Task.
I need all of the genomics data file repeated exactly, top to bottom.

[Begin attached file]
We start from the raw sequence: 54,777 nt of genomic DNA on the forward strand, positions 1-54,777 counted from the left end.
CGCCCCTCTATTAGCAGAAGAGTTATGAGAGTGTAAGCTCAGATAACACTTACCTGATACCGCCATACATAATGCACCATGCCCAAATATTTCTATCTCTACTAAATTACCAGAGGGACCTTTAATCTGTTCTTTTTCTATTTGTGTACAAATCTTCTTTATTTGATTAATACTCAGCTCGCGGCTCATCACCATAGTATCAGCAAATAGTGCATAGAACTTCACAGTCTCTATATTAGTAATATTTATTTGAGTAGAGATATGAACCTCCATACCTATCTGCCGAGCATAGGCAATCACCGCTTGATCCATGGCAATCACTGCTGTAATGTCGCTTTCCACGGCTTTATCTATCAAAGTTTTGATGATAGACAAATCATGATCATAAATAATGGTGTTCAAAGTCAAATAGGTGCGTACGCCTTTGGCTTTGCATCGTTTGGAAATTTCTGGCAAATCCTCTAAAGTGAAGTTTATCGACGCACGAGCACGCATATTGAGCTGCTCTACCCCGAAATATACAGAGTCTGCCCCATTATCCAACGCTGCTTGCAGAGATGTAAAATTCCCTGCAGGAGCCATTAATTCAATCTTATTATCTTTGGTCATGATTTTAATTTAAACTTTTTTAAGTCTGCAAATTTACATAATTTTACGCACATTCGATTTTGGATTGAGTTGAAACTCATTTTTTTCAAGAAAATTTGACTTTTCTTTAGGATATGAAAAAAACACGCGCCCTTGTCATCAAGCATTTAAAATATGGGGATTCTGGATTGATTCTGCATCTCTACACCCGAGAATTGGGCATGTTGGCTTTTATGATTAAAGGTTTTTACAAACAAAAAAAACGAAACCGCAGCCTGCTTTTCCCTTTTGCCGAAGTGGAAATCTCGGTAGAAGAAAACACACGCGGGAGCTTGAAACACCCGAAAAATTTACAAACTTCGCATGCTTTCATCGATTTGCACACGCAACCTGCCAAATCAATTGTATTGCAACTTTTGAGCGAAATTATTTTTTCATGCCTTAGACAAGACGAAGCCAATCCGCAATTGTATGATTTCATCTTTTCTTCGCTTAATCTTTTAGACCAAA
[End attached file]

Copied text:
We start from the raw sequence: 54,777 nt of genomic DNA on the forward strand, positions 1-54,777 counted from the left end.
CGCCCCTCTATTAGCAGAAGAGTTATGAGAGTGTAAGCTCAGATAACACTTACCTGATACCGCCATACATAATGCACCATGCCCAAATATTTCTATCTCTACTAAATTACCAGAGGGACCTTTAATCTGTTCTTTTTCTATTTGTGTACAAATCTTCTTTATTTGATTAATACTCAGCTCGCGGCTCATCACCATAGTATCAGCAAATAGTGCATAGAACTTCACAGTCTCTATATTAGTAATATTTATTTGAGTAGAGATATGAACCTCCATACCTATCTGCCGAGCATAGGCAATCACCGCTTGATCCATGGCAATCACTGCTGTAATGTCGCTTTCCACGGCTTTATCTATCAAAGTTTTGATGATAGACAAATCATGATCATAAATAATGGTGTTCAAAGTCAAATAGGTGCGTACGCCTTTGGCTTTGCATCGTTTGGAAATTTCTGGCAAATCCTCTAAAGTGAAGTTTATCGACGCACGAGCACGCATATTGAGCTGCTCTACCCCGAAATATACAGAGTCTGCCCCATTATCCAACGCTGCTTGCAGAGATGTAAAATTCCCTGCAGGAGCCATTAATTCAATCTTATTATCTTTGGTCATGATTTTAATTTAAACTTTTTTAAGTCTGCAAATTTACATAATTTTACGCACATTCGATTTTGGATTGAGTTGAAACTCATTTTTTTCAAGAAAATTTGACTTTTCTTTAGGATATGAAAAAAACACGCGCCCTTGTCATCAAGCATTTAAAATATGGGGATTCTGGATTGATTCTGCATCTCTACACCCGAGAATTGGGCATGTTGGCTTTTATGATTAAAGGTTTTTACAAACAAAAAAAACGAAACCGCAGCCTGCTTTTCCCTTTTGCCGAAGTGGAAATCTCGGTAGAAGAAAACACACGCGGGAGCTTGAAACACCCGAAAAATTTACAAACTTCGCATGCTTTCATCGATTTGCACACGCAACCTGCCAAATCAATTGTATTGCAACTTTTGAGCGAAATTATTTTTTCATGCCTTAGACAAGACGAAGCCAATCCGCAATTGTATGATTTCATCTTTTCTTCGCTTAATCTTTTAGACCAAA